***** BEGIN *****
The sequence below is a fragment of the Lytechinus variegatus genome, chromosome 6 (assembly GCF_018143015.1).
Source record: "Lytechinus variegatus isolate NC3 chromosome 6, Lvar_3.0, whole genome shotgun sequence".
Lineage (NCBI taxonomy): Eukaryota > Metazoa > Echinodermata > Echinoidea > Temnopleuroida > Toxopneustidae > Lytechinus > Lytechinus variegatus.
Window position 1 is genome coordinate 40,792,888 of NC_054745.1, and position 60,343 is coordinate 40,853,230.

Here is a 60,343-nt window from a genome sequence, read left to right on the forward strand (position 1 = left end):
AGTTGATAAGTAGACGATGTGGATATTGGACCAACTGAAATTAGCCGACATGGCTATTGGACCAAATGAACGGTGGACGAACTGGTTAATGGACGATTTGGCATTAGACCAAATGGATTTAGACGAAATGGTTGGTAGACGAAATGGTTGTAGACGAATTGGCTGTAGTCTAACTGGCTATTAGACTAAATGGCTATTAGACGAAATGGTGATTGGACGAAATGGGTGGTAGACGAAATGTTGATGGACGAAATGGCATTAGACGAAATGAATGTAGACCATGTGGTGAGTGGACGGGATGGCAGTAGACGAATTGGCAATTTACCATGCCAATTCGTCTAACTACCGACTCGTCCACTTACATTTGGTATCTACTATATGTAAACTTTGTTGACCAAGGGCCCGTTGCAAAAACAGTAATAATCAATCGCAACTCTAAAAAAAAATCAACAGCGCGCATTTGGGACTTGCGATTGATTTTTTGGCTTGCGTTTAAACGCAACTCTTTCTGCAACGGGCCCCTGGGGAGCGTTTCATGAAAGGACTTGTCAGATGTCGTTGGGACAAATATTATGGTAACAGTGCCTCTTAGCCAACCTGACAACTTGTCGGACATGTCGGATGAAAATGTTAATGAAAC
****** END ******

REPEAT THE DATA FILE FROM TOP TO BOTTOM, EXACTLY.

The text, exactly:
The sequence below is a fragment of the Lytechinus variegatus genome, chromosome 6 (assembly GCF_018143015.1).
Source record: "Lytechinus variegatus isolate NC3 chromosome 6, Lvar_3.0, whole genome shotgun sequence".
Lineage (NCBI taxonomy): Eukaryota > Metazoa > Echinodermata > Echinoidea > Temnopleuroida > Toxopneustidae > Lytechinus > Lytechinus variegatus.
Window position 1 is genome coordinate 40,792,888 of NC_054745.1, and position 60,343 is coordinate 40,853,230.

Here is a 60,343-nt window from a genome sequence, read left to right on the forward strand (position 1 = left end):
AGTTGATAAGTAGACGATGTGGATATTGGACCAACTGAAATTAGCCGACATGGCTATTGGACCAAATGAACGGTGGACGAACTGGTTAATGGACGATTTGGCATTAGACCAAATGGATTTAGACGAAATGGTTGGTAGACGAAATGGTTGTAGACGAATTGGCTGTAGTCTAACTGGCTATTAGACTAAATGGCTATTAGACGAAATGGTGATTGGACGAAATGGGTGGTAGACGAAATGTTGATGGACGAAATGGCATTAGACGAAATGAATGTAGACCATGTGGTGAGTGGACGGGATGGCAGTAGACGAATTGGCAATTTACCATGCCAATTCGTCTAACTACCGACTCGTCCACTTACATTTGGTATCTACTATATGTAAACTTTGTTGACCAAGGGCCCGTTGCAAAAACAGTAATAATCAATCGCAACTCTAAAAAAAAATCAACAGCGCGCATTTGGGACTTGCGATTGATTTTTTGGCTTGCGTTTAAACGCAACTCTTTCTGCAACGGGCCCCTGGGGAGCGTTTCATGAAAGGACTTGTCAGATGTCGTTGGGACAAATATTATGGTAACAGTGCCTCTTAGCCAACCTGACAACTTGTCGGACATGTCGGATGAAAATGTTAATGAAAC